Students Recognized at Life of the College Awards

Ten Auburn University College of Veterinary Medicine students were recognized for their achievements at the 2018 Life of the College Awards.

The awards recognize students’ scholarly work, research accomplishments, business aptitude, promotion of the human-animal bond, and their altruistic service to the college, faculty and fellow students.

“All of you are exceptional students and represent yourselves and our college proudly,” Dean Calvin Johnson said.

“This is a great day in the life of the college because it is a day to celebrate your accomplishments and your outstanding success,” said Dr. Dan Givens, the associate dean for Academic Affairs. “By being a student here, you’ve shown how outstanding you are and we celebrate and recognize all of you.”

The awards ceremony was held as part of the weekly Clinicopathology Conference presentations, during which senior-level students give presentations on unique cases they have treated during their clinical rotations.

Students receiving awards were:

Drew Davis, a fourth-year student from Headland, Ala., received the James E. Greene Memorial award for his unselfish, altruistic service to the college, faculty, and fellow students as determined by nominations and selection by faculty and students. The award is named for Dr. James E. Greene, who was the fourth dean of the college from 1958 to 1977.

“Drew is a quiet leader with strong principles,” said Dean Calvin Johnson, who made the presentation. “He is always attentive to issues of students and approaches every single person he engages with professionalism. One of the joys of being associated with the college is know how proud [Dr. Greene] would be with the person selected to receive the award named for him.”

 Jonathan Tubbs, a third-year student from Oakman, Ala., was awarded the R.S. Sugg Memorial Award, presented to the third-year student who was selected as the outstanding second-year student at the college. The award is named for Dr. R.S. Sugg, who received his DVM from Auburn University, served in WWII, and was the Alabama State Veterinarian. Dr. Sugg was instrumental in the development of the Southern Regional Education Board.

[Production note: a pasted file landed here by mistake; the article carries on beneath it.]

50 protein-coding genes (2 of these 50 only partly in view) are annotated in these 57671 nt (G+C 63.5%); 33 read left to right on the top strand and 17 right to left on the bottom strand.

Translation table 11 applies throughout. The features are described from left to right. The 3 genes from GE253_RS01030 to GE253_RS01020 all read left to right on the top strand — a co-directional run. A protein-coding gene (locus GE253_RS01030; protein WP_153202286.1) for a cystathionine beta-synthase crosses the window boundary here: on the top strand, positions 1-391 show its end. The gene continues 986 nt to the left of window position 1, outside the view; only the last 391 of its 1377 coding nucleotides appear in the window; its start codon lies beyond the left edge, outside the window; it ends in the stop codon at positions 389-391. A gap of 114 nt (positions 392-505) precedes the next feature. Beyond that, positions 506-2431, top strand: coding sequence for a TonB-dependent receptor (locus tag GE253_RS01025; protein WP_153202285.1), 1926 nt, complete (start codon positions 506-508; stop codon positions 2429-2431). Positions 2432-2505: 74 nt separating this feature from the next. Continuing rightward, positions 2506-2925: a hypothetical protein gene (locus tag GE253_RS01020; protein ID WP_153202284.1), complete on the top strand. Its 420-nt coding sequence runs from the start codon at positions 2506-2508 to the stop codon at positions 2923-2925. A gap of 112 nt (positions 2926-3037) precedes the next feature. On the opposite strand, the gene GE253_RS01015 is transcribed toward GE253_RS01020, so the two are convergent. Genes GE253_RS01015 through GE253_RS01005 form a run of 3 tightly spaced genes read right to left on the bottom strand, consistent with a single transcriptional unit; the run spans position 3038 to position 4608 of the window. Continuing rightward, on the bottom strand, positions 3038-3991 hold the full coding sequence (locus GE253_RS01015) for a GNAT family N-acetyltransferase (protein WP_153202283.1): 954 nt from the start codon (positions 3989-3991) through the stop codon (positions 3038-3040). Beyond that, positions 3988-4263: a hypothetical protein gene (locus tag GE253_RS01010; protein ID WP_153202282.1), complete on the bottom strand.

Tubbs “shows a lot of the qualities Dr. Sugg demonstrated throughout his veterinary career in his commitment to education,” Dr. Edward Morrison said. “Jonathan has excelled in the classroom, in his research, presenting at national and international science conference, in volunteering with local and national clubs, and in his commitment to One Health.”

 Jacquie Cobb, fourth-year student from Roshelle, Ill., was presented the Dr. Pat Teer Award for her positive, significant interest and participation in the training and use of animals in the promotion of the human-animal bond. The award is named for Dr. Teer, who taught Clinical Pathology at the college for more than 30 years. She was also involved in the training and showing of pure bred dogs.

Cobb was selected for her leadership qualities while attending the college, as she is president of multiple clubs. She founded and president of a Chicago-area rescue shelter which has been responsible for rehoming more than 3,500 animals.

 Brandon Weyhing, a third-year student from Louisville, Ky., was selected to receive the Dr. Joseph Spano Memorial Humanitarian Service Award. Named in honor of Colorado native, the Spano award recognizes a current student who is known for their humanitarian spirit. Dr. Spano, who taught more than 2,500 veterinary students clinical pathology during his 29-year career, served as a role model on how to be a friend and mentor.